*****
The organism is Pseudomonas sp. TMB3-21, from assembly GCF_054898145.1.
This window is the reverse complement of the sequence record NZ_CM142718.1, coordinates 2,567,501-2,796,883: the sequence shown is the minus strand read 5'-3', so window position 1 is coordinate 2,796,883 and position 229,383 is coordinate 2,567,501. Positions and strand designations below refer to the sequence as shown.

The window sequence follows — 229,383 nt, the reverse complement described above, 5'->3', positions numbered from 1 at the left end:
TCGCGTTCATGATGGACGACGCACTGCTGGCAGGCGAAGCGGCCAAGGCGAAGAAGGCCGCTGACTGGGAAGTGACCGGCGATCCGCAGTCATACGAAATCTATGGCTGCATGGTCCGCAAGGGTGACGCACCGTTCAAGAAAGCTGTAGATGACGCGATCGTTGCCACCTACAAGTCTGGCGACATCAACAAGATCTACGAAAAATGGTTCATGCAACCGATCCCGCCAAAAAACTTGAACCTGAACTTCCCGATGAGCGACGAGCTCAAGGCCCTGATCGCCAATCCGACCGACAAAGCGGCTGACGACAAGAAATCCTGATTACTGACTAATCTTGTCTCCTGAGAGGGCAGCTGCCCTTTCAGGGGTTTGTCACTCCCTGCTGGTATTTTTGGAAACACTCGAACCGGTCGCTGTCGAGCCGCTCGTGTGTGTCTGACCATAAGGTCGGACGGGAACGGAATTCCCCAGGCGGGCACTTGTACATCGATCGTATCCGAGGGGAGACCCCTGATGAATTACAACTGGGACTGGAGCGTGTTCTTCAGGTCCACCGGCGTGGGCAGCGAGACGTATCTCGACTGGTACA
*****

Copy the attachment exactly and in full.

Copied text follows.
The organism is Pseudomonas sp. TMB3-21, from assembly GCF_054898145.1.
This window is the reverse complement of the sequence record NZ_CM142718.1, coordinates 2,567,501-2,796,883: the sequence shown is the minus strand read 5'-3', so window position 1 is coordinate 2,796,883 and position 229,383 is coordinate 2,567,501. Positions and strand designations below refer to the sequence as shown.

The window sequence follows — 229,383 nt, the reverse complement described above, 5'->3', positions numbered from 1 at the left end:
TCGCGTTCATGATGGACGACGCACTGCTGGCAGGCGAAGCGGCCAAGGCGAAGAAGGCCGCTGACTGGGAAGTGACCGGCGATCCGCAGTCATACGAAATCTATGGCTGCATGGTCCGCAAGGGTGACGCACCGTTCAAGAAAGCTGTAGATGACGCGATCGTTGCCACCTACAAGTCTGGCGACATCAACAAGATCTACGAAAAATGGTTCATGCAACCGATCCCGCCAAAAAACTTGAACCTGAACTTCCCGATGAGCGACGAGCTCAAGGCCCTGATCGCCAATCCGACCGACAAAGCGGCTGACGACAAGAAATCCTGATTACTGACTAATCTTGTCTCCTGAGAGGGCAGCTGCCCTTTCAGGGGTTTGTCACTCCCTGCTGGTATTTTTGGAAACACTCGAACCGGTCGCTGTCGAGCCGCTCGTGTGTGTCTGACCATAAGGTCGGACGGGAACGGAATTCCCCAGGCGGGCACTTGTACATCGATCGTATCCGAGGGGAGACCCCTGATGAATTACAACTGGGACTGGAGCGTGTTCTTCAGGTCCACCGGCGTGGGCAGCGAGACGTATCTCGACTGGTACA